Heavy Transactions / Small Global State

Further reducing memory

This method needs to send the proof of the latest transaction to the chain, which has the following problems:

To remove these problems, the simplest method is to create a merkle-tree of account#/account_hash and include this tree in the block header. However, now the nodes need to store quite a lot of state. Not as much as in current systems, but still a lot of potentially unused accounts.

If the account#/account_hash pairs are stored in a cockoo-filter, the memory can be reduced to around 4 bytes/account for low false positives (10^-7) and 2^32 elements. However, this means that the nodes now need to store 8GB for holding all information.

Morton filters might be a better storage option by providing an efficient compression of the empty parts of the structure.


For the MVP the implementation will be to hold all account#/account_hash pairs in a merkle-tree and store the root in the block header.

Accounts, FFmana and UTXOs

FFledger's capabilities are gained through FFmana, which is used to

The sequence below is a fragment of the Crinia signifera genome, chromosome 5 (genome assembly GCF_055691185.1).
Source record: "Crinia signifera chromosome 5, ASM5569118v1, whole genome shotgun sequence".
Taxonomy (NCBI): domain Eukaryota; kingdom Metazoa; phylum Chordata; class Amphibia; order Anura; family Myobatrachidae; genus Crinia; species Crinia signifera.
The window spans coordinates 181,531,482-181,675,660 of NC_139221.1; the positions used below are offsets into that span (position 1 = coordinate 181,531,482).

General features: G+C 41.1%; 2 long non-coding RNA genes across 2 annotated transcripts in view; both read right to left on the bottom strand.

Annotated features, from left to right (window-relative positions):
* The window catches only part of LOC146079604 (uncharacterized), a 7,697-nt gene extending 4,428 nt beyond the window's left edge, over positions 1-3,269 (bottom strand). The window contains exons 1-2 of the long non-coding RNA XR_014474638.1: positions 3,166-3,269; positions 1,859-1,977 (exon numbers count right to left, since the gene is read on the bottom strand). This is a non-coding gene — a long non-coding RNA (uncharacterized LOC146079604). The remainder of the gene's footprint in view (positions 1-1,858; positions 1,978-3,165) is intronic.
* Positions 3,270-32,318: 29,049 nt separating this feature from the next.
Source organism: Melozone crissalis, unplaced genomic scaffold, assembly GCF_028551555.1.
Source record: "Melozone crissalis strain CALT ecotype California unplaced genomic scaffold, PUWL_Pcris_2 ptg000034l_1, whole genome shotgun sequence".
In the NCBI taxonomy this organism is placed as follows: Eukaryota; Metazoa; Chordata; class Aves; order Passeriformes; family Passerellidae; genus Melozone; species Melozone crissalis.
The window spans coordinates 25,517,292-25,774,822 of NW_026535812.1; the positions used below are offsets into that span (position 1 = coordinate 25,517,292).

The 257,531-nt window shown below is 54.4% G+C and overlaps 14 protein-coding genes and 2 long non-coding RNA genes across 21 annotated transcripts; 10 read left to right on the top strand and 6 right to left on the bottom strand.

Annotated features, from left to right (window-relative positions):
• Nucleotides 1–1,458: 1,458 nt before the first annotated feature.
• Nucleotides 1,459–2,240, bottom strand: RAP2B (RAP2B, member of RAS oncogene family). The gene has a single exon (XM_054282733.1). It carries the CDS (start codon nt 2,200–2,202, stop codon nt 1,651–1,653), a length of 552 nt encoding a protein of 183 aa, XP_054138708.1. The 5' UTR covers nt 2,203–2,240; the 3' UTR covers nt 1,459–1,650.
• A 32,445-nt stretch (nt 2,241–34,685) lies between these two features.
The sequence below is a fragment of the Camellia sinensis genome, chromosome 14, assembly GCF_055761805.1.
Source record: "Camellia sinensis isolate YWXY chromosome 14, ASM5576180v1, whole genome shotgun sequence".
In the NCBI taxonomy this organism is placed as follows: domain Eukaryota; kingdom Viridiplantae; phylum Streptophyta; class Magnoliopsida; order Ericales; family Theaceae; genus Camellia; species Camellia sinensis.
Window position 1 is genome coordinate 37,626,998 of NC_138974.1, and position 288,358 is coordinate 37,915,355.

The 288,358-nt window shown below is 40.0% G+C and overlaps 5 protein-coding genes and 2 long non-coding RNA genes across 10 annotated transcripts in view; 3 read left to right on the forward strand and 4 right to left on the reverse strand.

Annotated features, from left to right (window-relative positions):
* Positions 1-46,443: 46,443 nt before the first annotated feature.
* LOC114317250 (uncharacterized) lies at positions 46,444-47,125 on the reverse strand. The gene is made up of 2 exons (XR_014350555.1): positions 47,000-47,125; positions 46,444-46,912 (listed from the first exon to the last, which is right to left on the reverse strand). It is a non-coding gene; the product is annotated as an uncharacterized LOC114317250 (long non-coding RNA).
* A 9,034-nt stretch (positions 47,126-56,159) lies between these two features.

An FFmana account is a special account with a pre-defined WASM code that is stored in the nodes itself. The WASM account has the following methods:

Inter-account communication

Examples of inter-account communication:

We differentiate the following calls:

Send tokens to another account

Probably the easiest solution is to create an UTXO that can be retrieved by the other account at any time it wants. This avoids the sender having to read the destination account and include it in the transaction.

Invoke read-method of another account

Supposing that the account of the user is protected by a DARC, then the user must proof that this DARC gives access, given a public key.

The client can add the DARC-account to his transaction, so that the account-contract-verification can call out to the DARC-account. But this is heavy.

Another possibility is to create a proof that an account would return a value given a request - but then the client would need to know the other account, too.

Invoke write-method of another account

If the client wants to invoke another account and change it's state, then this is the same as calling a write method on the other account.

The client can again send the other account along with his primary account in the transaction. But then the new account is changed, and the original holder of that account would need to update it. Which is probably what needs to be done anyway.

Another possibility is to create an UTXO with the write request going to that account, and then somebody else could apply this to the account.